This is the debut of a new sports-focused column by David Hutt. Free Flowing is a companion feature to his politically centered column Free Thoughts, which readers can follow here. – Editor
When, in 2012, Didier Drogba signed for Shanghai Shenhua for a reported US$310,000-a-week salary, fresh from having just won the Champions League with English side Chelsea, he remarked: “I hope to help promote Chinese football around the world and further improve the links between China and Africa.”
It didn’t last long. He played 11 games, scoring eight goals, but signed for Turkish side Galatasaray just six months later.
The days of Chinese Super League (CSL) clubs in effect heaving armfuls of cash at any graying superstar who no longer wants to cut it in the European leagues (Shanghai SIPG paid $66 million in 2016 for Brazilian center-forward Hulk; Jiangsu Suning paid around $60 million for attacking midfielder Alex Teixeira the same year) are over after more stringent salary caps were introduced this month, following the first-ever cap imposed in December 2019.
CSL clubs can now only spend 600 million yuan ($92.8 million) per year on player salaries, with up about a tenth of that on foreign talent. Domestic players can be paid a maximum of $765,000 a year, and foreign players $3.6 million.
Limits will also be introduced for the second and third tiers of Chinese soccer. Oscar, the Brazilian winger who signed for SIPG from Chelsea in 2017, is reportedly earning around $27 million a year, so roughly nine times the newly imposed salary cap on foreign players, and that was after the Shanghai side paid around $71 million for his move.
Most reports have it that the Chinese Football Association’s reasoning is threefold. The most urgent, and most irrefutable, is to end the speculation and debt-driven bubble that have typified the Chinese game for years.
According to one report, the average annual expenditure of CLS clubs in the 2018-19 season was 1.1 billion yuan, about $170 million. “The policy aims to curb the investment bubbles in our leagues and promote the healthy and sustainable development of professional football,” the CFA statement reads.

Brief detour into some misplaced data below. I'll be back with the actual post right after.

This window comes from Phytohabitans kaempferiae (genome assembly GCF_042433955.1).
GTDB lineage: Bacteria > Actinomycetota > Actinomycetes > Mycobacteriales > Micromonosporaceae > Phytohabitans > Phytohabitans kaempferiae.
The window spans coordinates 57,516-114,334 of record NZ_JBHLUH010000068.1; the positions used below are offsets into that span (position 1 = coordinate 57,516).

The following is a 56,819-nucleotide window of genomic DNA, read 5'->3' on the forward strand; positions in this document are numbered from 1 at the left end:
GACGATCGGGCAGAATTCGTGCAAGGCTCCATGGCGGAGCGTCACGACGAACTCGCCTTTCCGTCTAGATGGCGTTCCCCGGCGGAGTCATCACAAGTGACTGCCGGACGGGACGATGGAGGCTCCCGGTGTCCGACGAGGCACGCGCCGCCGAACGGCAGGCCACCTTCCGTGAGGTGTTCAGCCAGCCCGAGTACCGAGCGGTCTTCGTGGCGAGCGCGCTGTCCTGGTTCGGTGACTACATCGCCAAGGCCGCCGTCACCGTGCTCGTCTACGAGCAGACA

And the CFA’s president, Chen Xuyuan, was spot on: “The CSL club expenditure is about 10 times higher than South Korea’s K-League and three times higher than Japan’s J-league. But our national team is lagging far behind. The bubbles not only affect the present of Chinese football, but also hurts its future.”
Although the Communist Party of China has made grand claims about promoting the local game for years, soccer wasn’t among the industries prioritized for post-pandemic investment, James Skinner, director of the Institute for Sport Business at Loughborough University London, told me.
By May 2020, five clubs had already gone out of business, including CSL side Tianjin Tianhai. A further 11 teams, four from the second division and seven from the third division, were disqualified for failing to pay wages to players and staff.
“Even before [the] pandemic, CSL clubs were not financially independent. The pandemic has decreased the CSL clubs’ operating income and worsened their financial situation,” Skinner said, noting also that many CSL clubs now need additional capital injection from their investors, yet this over-reliance on investors places them in a dangerous position.
“If investors cannot provide capital or withdraw their sponsorship the CSL they will be in a very vulnerable position,” he added.
Clearly, financial restraint is needed. But one question about the new rules is application. Punishments for breaking the rules are harsh. A team who pays over the odds on salaries could be docked between 6 and 24 points in the league, while the overpaid player won’t be able to be fielded.
“No matter how big the club is or how famous the player is, we will strictly follow the regulations with no considerations,” Chen, of the CFA, has warned. “Do not test our determination.”
But, of course, there are loopholes. It might not be possible simply to offset one player’s exorbitant salary by underpaying the rest of the team, as the new rules apply for a club’s combined expenditure on wages. But CSL clubs could instead take on more players on loan, with their home clubs paying the majority of the player’s wages and the CSL clubs repaying this in a way other than wages.
Finances are fair enough, and they fit with the wider Communist Party policy of directing economic growth more toward sustainability. The second and third reasons for the salary-cap decision, though, are somewhat paradoxical.
The Chinese government, and therefore the Chinese FA, clearly wants to prioritize the national team. Which country doesn’t? Yet there is also politics at hand. President Xi Jinping, apparently a soccer fan, has identified it as a way for China to build its international prestige.
The model in previous years – well, at least up until the 2019 season – was simply to throw bucketloads of money at aging foreign stars, hoping that local talent improves playing alongside them. In 2018, the CSL introduced a 100% tax on large transfer fees, so that in any transfer costs above £5.2 million ($7.1 million) the same amount must be paid into the Chinese FA’s youth system, a sensible policy.